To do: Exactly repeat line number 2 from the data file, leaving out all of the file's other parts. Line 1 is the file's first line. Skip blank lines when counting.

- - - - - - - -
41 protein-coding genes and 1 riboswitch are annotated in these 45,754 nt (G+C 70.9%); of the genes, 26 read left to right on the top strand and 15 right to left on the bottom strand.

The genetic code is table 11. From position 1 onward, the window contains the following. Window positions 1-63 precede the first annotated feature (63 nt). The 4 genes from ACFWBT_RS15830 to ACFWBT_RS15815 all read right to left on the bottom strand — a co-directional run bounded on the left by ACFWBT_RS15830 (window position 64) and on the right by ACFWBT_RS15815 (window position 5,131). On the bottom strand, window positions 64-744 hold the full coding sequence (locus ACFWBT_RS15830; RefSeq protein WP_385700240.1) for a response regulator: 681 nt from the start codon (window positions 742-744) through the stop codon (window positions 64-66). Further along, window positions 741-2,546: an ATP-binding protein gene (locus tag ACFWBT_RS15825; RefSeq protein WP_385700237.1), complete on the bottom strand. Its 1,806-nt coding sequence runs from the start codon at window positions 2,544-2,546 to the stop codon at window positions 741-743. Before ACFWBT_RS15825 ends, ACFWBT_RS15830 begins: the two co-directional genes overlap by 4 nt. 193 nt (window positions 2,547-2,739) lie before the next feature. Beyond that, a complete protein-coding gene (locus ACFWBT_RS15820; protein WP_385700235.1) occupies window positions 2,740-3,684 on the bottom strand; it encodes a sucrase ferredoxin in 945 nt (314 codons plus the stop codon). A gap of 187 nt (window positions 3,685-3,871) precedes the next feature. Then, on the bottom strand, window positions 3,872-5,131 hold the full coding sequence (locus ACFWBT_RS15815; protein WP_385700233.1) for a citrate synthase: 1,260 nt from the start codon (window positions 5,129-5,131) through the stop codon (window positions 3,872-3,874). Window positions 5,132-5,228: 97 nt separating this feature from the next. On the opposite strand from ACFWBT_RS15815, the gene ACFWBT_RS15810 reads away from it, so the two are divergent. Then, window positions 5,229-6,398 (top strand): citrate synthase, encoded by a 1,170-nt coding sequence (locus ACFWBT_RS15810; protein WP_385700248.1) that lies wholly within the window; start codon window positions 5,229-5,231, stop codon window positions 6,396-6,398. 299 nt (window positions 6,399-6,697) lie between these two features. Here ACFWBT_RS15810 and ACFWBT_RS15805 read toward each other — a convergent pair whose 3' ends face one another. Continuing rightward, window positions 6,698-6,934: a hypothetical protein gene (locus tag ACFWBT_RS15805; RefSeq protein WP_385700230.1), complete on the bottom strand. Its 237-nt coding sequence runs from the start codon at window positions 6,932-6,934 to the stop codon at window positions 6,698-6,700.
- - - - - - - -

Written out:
The genetic code is table 11. From position 1 onward, the window contains the following. Window positions 1-63 precede the first annotated feature (63 nt). The 4 genes from ACFWBT_RS15830 to ACFWBT_RS15815 all read right to left on the bottom strand — a co-directional run bounded on the left by ACFWBT_RS15830 (window position 64) and on the right by ACFWBT_RS15815 (window position 5,131). On the bottom strand, window positions 64-744 hold the full coding sequence (locus ACFWBT_RS15830; RefSeq protein WP_385700240.1) for a response regulator: 681 nt from the start codon (window positions 742-744) through the stop codon (window positions 64-66). Further along, window positions 741-2,546: an ATP-binding protein gene (locus tag ACFWBT_RS15825; RefSeq protein WP_385700237.1), complete on the bottom strand. Its 1,806-nt coding sequence runs from the start codon at window positions 2,544-2,546 to the stop codon at window positions 741-743. Before ACFWBT_RS15825 ends, ACFWBT_RS15830 begins: the two co-directional genes overlap by 4 nt. 193 nt (window positions 2,547-2,739) lie before the next feature. Beyond that, a complete protein-coding gene (locus ACFWBT_RS15820; protein WP_385700235.1) occupies window positions 2,740-3,684 on the bottom strand; it encodes a sucrase ferredoxin in 945 nt (314 codons plus the stop codon). A gap of 187 nt (window positions 3,685-3,871) precedes the next feature. Then, on the bottom strand, window positions 3,872-5,131 hold the full coding sequence (locus ACFWBT_RS15815; protein WP_385700233.1) for a citrate synthase: 1,260 nt from the start codon (window positions 5,129-5,131) through the stop codon (window positions 3,872-3,874). Window positions 5,132-5,228: 97 nt separating this feature from the next. On the opposite strand from ACFWBT_RS15815, the gene ACFWBT_RS15810 reads away from it, so the two are divergent. Then, window positions 5,229-6,398 (top strand): citrate synthase, encoded by a 1,170-nt coding sequence (locus ACFWBT_RS15810; protein WP_385700248.1) that lies wholly within the window; start codon window positions 5,229-5,231, stop codon window positions 6,396-6,398. 299 nt (window positions 6,399-6,697) lie between these two features. Here ACFWBT_RS15810 and ACFWBT_RS15805 read toward each other — a convergent pair whose 3' ends face one another. Continuing rightward, window positions 6,698-6,934: a hypothetical protein gene (locus tag ACFWBT_RS15805; RefSeq protein WP_385700230.1), complete on the bottom strand. Its 237-nt coding sequence runs from the start codon at window positions 6,932-6,934 to the stop codon at window positions 6,698-6,700.